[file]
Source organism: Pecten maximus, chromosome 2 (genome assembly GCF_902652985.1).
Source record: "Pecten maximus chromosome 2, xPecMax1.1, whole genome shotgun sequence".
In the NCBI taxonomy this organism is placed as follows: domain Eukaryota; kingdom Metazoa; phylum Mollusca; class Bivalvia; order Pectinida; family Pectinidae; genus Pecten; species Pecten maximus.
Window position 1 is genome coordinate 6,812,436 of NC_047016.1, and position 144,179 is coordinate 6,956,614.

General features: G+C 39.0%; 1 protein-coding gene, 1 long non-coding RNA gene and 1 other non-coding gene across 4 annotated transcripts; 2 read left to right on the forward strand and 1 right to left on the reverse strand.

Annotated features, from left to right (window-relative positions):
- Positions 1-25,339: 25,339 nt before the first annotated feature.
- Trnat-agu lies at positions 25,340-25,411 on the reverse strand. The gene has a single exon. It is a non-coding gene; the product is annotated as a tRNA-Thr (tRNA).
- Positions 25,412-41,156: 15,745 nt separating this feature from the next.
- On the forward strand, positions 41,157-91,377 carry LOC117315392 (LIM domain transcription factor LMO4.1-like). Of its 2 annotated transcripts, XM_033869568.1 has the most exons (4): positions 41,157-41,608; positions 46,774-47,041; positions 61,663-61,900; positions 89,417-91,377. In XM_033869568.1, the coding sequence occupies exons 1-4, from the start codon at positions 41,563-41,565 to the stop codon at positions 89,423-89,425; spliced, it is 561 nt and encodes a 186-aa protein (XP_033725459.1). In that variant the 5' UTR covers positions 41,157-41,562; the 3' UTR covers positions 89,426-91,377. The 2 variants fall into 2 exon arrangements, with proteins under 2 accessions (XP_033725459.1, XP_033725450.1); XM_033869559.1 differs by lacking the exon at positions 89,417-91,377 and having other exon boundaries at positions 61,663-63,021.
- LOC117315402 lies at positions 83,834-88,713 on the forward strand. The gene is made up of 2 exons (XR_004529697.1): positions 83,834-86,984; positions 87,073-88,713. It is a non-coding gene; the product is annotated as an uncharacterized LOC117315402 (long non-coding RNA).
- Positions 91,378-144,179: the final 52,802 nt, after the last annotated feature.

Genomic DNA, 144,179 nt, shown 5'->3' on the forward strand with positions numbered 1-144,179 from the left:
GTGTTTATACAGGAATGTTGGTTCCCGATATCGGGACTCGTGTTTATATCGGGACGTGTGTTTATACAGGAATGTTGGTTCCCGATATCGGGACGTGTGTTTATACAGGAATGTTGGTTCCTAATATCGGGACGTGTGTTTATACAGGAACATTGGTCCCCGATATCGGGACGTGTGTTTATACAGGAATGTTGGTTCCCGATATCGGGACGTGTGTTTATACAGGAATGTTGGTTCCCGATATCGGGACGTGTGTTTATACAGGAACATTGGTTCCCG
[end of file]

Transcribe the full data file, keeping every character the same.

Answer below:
Source organism: Pecten maximus, chromosome 2 (genome assembly GCF_902652985.1).
Source record: "Pecten maximus chromosome 2, xPecMax1.1, whole genome shotgun sequence".
In the NCBI taxonomy this organism is placed as follows: domain Eukaryota; kingdom Metazoa; phylum Mollusca; class Bivalvia; order Pectinida; family Pectinidae; genus Pecten; species Pecten maximus.
Window position 1 is genome coordinate 6,812,436 of NC_047016.1, and position 144,179 is coordinate 6,956,614.

General features: G+C 39.0%; 1 protein-coding gene, 1 long non-coding RNA gene and 1 other non-coding gene across 4 annotated transcripts; 2 read left to right on the forward strand and 1 right to left on the reverse strand.

Annotated features, from left to right (window-relative positions):
- Positions 1-25,339: 25,339 nt before the first annotated feature.
- Trnat-agu lies at positions 25,340-25,411 on the reverse strand. The gene has a single exon. It is a non-coding gene; the product is annotated as a tRNA-Thr (tRNA).
- Positions 25,412-41,156: 15,745 nt separating this feature from the next.
- On the forward strand, positions 41,157-91,377 carry LOC117315392 (LIM domain transcription factor LMO4.1-like). Of its 2 annotated transcripts, XM_033869568.1 has the most exons (4): positions 41,157-41,608; positions 46,774-47,041; positions 61,663-61,900; positions 89,417-91,377. In XM_033869568.1, the coding sequence occupies exons 1-4, from the start codon at positions 41,563-41,565 to the stop codon at positions 89,423-89,425; spliced, it is 561 nt and encodes a 186-aa protein (XP_033725459.1). In that variant the 5' UTR covers positions 41,157-41,562; the 3' UTR covers positions 89,426-91,377. The 2 variants fall into 2 exon arrangements, with proteins under 2 accessions (XP_033725459.1, XP_033725450.1); XM_033869559.1 differs by lacking the exon at positions 89,417-91,377 and having other exon boundaries at positions 61,663-63,021.
- LOC117315402 lies at positions 83,834-88,713 on the forward strand. The gene is made up of 2 exons (XR_004529697.1): positions 83,834-86,984; positions 87,073-88,713. It is a non-coding gene; the product is annotated as an uncharacterized LOC117315402 (long non-coding RNA).
- Positions 91,378-144,179: the final 52,802 nt, after the last annotated feature.

Genomic DNA, 144,179 nt, shown 5'->3' on the forward strand with positions numbered 1-144,179 from the left:
GTGTTTATACAGGAATGTTGGTTCCCGATATCGGGACTCGTGTTTATATCGGGACGTGTGTTTATACAGGAATGTTGGTTCCCGATATCGGGACGTGTGTTTATACAGGAATGTTGGTTCCTAATATCGGGACGTGTGTTTATACAGGAACATTGGTCCCCGATATCGGGACGTGTGTTTATACAGGAATGTTGGTTCCCGATATCGGGACGTGTGTTTATACAGGAATGTTGGTTCCCGATATCGGGACGTGTGTTTATACAGGAACATTGGTTCCCG